Archives For Ryan

Buying a Thousand Pillows…

September 30, 2014

Two colorful pillows over whiteYeah. So it is true that rich people can spend more money than middle class people, but there’s this upper limit on what we can spend. I drive a very nice car, but it’s only one car. I don’t own a thousand, even though I earn a thousand times the median wage. I have a few jackets, not a few thousand. My family can afford to go out to eat more than most American families, but not more than three times a day. We can’t go out 3,000 times a day.

So if you concentrate wealth in the hands of a very few people, you break down this feedback loop between customers and businesses. My family, among other businesses, owns a pillow company, and the pillow business is tough because fewer and fewer people can afford to buy pillows. Again, I may earn a thousand times the median wage, but I don’t sleep on a thousand pillows.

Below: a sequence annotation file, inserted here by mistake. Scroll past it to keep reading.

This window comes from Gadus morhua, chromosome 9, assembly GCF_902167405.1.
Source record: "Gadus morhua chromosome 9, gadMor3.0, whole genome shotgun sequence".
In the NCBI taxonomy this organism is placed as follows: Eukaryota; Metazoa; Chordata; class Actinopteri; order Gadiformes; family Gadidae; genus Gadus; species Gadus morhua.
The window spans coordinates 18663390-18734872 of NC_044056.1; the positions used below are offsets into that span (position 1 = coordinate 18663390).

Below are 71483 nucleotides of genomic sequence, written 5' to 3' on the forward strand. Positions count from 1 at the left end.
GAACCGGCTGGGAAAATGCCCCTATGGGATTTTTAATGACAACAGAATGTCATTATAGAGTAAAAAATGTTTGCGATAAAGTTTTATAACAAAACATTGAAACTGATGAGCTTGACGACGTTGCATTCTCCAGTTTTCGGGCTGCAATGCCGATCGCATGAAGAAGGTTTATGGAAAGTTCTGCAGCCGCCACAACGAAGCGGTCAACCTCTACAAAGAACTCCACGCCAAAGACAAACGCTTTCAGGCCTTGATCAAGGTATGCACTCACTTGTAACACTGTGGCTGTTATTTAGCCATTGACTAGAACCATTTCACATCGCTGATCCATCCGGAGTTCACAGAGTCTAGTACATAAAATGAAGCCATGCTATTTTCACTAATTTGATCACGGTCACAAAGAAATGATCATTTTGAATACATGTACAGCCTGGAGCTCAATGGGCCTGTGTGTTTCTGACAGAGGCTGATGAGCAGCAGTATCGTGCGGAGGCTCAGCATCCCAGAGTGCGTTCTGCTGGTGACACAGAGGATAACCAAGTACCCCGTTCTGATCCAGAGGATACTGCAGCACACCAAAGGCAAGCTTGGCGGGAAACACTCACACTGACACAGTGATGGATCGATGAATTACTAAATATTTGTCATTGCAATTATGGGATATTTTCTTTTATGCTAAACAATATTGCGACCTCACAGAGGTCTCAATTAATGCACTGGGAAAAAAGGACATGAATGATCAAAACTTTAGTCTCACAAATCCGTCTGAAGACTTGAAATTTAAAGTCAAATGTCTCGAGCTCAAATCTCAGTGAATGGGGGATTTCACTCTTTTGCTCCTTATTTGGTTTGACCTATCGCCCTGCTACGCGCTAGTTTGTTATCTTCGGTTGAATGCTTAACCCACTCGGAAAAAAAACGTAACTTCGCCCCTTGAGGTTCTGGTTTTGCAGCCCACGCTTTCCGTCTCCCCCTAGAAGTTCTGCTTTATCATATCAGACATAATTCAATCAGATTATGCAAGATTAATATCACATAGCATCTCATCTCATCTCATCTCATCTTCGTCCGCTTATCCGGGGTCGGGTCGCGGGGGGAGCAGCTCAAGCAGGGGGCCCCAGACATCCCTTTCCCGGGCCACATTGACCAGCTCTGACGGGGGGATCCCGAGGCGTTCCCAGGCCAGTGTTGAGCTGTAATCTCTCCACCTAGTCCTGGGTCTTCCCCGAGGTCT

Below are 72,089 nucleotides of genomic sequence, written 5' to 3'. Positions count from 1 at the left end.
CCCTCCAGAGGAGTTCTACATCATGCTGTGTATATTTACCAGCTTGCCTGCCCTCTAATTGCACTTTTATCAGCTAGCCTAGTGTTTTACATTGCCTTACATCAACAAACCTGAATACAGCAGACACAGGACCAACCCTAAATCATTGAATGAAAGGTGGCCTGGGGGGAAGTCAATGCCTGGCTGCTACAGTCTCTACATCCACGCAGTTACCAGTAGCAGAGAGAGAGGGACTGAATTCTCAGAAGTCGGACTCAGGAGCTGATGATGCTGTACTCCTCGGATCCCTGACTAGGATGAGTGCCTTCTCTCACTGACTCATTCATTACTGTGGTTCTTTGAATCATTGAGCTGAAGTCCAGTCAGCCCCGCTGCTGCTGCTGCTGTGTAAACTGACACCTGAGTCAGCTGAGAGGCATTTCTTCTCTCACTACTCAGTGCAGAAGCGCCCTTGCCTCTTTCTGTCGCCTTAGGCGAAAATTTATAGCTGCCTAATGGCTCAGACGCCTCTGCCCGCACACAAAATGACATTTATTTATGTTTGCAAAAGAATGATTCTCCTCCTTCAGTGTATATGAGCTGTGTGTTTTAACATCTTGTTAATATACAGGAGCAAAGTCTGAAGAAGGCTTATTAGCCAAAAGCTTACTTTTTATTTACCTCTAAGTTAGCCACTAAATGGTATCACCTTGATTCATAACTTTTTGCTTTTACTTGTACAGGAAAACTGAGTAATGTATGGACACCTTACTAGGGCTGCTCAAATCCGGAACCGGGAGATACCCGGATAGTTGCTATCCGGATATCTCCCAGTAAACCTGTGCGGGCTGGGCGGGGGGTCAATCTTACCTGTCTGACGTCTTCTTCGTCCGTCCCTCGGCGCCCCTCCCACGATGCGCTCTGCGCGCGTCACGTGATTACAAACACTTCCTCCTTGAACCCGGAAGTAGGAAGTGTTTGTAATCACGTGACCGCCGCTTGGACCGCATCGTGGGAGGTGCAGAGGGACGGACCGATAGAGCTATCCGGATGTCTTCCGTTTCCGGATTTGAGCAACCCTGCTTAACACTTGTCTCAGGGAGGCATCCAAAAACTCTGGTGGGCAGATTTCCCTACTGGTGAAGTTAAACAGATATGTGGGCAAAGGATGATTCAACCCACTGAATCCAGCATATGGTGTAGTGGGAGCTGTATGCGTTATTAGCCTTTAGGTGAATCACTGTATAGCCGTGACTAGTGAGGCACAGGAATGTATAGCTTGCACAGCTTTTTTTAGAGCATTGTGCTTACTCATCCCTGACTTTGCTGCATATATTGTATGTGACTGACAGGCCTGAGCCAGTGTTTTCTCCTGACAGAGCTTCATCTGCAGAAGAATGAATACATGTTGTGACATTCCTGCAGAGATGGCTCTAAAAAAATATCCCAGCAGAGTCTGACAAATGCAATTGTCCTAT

You need everyone to be able to afford a pillow every year in order to have a successful pillow business, and concentrating wealth at the top essentially creates a death spiral of falling demand.

 

SOURCE: Why capitalism has nothing to do with supply and demand | Making Sen$e | PBS NewsHour.

To me it just seems common sense that if you want an economy to thrive you put money in the hands of people who will spend it. Putting it in the hands of those who will simply stash it away with an already absurd bank account does nothing for the good of the country or its citizens.

Trickle down is still the mantra of many in the GOP, especially Mr. Ryan. If they get their way all social services would cease to exist and everyone would be left to themselves. Ayn Rand, who is Mr. Ryan’s hero, believed that altruism, that is caring for humanity, is a weakness and not a strength and it needs to be driven out of any truly successful society. That mentality seems to permeate those who are at the very conservative margins of our country now days.